Nothing livens up a training or boarding facility like the birth of a foal. Clients and staff alike can’t stop buzzing about the new baby, often stopping by its stall to visit. But is boarding a mare and foal good for business? It can be if you know how to do it right.
DOING IT RIGHT
When it comes to boarding foals, it’s important to decide up front what your arrangement will be. Knowing how you plan to handle the situation of a mare that is going to foal will enable you to communicate clearly with clients interested in boarding.
“If I did not breed the mare, I want her here at my place for a month before foaling,” says Kim Wright, owner of Wright’s Walkers of Lakeport, Calif., a breeder of spotted Tennessee Walking Horses. “I have to establish a degree of trust between myself and the mare, so I need to either work with her where she lives, or she needs to be here with me.”
Wright notes that many mares—and horses in general—don’t trust easily, so she works with outside mares daily by grooming them, talking to them, working with their tails and cleaning between their teats.
“We are very hands-on here,” she says. “I believe that the more comfortable the mare is, the easier it will be to foal her.”
All this bonding is not easy work, so Wright charges $500 to foal a mare, in addition to the regular $250 monthly board. If a vet is needed to to assist with foaling, the client pays the vet separately.
Wright says that her regular veterinarian can attest that foaling typically goes smoothly at her ranch. “Our place is rural, and is a very quiet, peaceful and a relaxed environment for breeding and foaling,” she says. “I even use essential oils for relaxing mares and calming them down, if they need it.”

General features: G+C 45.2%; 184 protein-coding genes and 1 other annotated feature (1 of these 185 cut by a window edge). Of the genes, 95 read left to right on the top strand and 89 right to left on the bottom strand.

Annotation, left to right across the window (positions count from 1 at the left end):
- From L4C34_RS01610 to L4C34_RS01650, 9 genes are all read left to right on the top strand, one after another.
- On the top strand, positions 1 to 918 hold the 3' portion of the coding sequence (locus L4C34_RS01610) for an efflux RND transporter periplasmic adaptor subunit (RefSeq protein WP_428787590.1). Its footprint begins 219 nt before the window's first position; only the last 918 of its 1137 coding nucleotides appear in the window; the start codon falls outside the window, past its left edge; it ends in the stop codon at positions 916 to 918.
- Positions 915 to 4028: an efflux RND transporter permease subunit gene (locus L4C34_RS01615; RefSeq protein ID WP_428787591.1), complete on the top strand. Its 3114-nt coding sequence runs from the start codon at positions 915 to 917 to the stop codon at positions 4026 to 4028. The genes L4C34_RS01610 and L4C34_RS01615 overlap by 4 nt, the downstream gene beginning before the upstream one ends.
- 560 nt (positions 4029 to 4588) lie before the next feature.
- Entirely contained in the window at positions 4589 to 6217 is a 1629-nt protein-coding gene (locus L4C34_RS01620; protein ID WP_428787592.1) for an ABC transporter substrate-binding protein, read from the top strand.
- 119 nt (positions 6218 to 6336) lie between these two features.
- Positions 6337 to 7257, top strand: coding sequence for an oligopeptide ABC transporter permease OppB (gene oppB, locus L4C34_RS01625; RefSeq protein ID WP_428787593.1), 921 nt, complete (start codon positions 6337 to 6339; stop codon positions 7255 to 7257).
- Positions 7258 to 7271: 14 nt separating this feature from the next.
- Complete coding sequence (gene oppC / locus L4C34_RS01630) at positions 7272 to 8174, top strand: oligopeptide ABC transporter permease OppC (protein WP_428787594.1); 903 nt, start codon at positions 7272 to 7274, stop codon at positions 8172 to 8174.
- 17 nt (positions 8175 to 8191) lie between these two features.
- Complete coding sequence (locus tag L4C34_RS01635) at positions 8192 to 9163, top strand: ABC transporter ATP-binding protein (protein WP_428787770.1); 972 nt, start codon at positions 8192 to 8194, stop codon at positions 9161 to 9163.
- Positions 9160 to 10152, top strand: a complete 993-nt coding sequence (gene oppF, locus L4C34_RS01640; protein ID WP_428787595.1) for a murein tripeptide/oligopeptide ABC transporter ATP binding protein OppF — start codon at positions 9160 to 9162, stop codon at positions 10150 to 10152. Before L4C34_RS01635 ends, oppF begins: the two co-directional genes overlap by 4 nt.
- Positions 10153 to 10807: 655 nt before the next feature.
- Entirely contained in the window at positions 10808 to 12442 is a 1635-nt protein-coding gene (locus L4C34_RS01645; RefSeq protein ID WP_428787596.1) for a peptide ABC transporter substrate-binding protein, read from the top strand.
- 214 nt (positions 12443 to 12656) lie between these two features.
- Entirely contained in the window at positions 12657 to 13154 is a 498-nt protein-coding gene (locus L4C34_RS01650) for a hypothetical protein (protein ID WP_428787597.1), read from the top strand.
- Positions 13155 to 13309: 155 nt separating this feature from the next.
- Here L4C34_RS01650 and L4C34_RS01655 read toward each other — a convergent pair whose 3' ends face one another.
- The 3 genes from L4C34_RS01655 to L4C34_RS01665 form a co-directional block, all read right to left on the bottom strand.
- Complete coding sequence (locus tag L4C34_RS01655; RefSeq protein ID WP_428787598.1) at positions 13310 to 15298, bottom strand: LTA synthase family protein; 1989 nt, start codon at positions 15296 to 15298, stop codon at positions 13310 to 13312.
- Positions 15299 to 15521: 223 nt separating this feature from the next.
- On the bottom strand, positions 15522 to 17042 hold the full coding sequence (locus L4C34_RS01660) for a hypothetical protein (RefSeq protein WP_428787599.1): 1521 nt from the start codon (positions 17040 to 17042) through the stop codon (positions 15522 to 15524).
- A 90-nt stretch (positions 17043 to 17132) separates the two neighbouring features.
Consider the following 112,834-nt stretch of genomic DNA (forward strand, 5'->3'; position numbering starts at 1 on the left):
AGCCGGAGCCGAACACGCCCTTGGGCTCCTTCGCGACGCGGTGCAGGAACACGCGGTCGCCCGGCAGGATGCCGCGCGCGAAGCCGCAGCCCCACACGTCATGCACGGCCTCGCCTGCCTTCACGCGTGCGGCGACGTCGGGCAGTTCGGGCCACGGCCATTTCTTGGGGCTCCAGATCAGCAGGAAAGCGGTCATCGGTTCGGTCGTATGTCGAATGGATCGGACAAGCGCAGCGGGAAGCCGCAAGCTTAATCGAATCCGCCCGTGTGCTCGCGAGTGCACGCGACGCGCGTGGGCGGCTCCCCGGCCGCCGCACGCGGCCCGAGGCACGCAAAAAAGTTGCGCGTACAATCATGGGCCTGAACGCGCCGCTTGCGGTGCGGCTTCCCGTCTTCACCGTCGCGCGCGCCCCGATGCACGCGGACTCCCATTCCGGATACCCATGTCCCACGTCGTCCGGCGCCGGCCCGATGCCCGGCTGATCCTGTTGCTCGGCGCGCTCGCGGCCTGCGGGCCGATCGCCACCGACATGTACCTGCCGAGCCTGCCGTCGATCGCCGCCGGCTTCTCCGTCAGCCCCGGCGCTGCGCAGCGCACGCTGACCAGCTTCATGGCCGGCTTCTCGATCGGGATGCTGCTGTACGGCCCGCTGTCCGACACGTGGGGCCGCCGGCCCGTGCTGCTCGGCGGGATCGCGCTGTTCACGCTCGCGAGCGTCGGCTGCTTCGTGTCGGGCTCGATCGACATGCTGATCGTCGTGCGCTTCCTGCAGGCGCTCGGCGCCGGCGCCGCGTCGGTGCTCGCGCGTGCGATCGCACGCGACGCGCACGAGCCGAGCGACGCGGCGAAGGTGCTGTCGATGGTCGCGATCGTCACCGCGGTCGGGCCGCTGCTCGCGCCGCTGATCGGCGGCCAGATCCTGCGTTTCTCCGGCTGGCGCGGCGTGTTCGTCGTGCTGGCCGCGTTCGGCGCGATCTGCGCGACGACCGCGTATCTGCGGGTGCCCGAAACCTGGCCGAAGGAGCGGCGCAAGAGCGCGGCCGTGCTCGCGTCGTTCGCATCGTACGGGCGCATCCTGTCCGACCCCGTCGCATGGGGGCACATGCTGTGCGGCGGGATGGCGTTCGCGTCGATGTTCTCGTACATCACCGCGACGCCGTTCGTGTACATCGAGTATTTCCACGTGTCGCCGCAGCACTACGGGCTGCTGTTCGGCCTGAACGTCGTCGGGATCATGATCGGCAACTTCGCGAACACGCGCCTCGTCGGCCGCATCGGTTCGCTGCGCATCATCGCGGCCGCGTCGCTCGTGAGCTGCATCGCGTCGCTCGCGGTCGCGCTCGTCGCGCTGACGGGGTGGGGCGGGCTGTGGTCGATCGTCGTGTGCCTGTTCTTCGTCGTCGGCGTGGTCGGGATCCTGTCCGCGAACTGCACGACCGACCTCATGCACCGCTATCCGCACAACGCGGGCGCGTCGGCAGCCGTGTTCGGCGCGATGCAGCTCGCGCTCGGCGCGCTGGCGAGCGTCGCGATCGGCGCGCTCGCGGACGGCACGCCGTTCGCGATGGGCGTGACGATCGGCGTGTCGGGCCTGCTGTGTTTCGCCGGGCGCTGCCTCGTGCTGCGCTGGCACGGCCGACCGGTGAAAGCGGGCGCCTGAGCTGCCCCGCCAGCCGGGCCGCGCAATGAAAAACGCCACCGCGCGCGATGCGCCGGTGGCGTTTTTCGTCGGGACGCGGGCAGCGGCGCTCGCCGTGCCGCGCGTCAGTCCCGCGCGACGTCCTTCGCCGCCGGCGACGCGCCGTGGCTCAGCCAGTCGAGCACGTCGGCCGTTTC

Accommodations are important to mare owners, who want to know that their horses will have the right supervision when close to foaling time. At Serpentine Farm in Grass Valley, Calif., where owner Jane Apgar Sommers breeds Andalusians, Oldenburgs and Iberian Warmbloods, pasture board is one of the benefits to clients with mares in foal. “I offer pasture board for broodmares and their offspring,” she says. “The main broodmare pasture is 30 acres, and mares being bred or near foaling are brought into one of five two-acre pastures where they can be monitored more closely.”
At Serpentine Farms, mares are foaled in large stalls with video monitors, and are returned to the smaller pastures as soon as the foal’s vigor and weather allow—usually within a day or two of birth. “I keep the mares in pairs, based on their due dates, so there are only two mare/foal combos per pasture, and no one is left alone,” says Sommers. “There are two foaling stalls so the mares foal with their buddies next door.” Foals are weaned by returning the mares to the 30-acre pasture, leaving the foals in their familiar surroundings with their pasture-mates. Eventually, the foals are put into larger groups for the winter.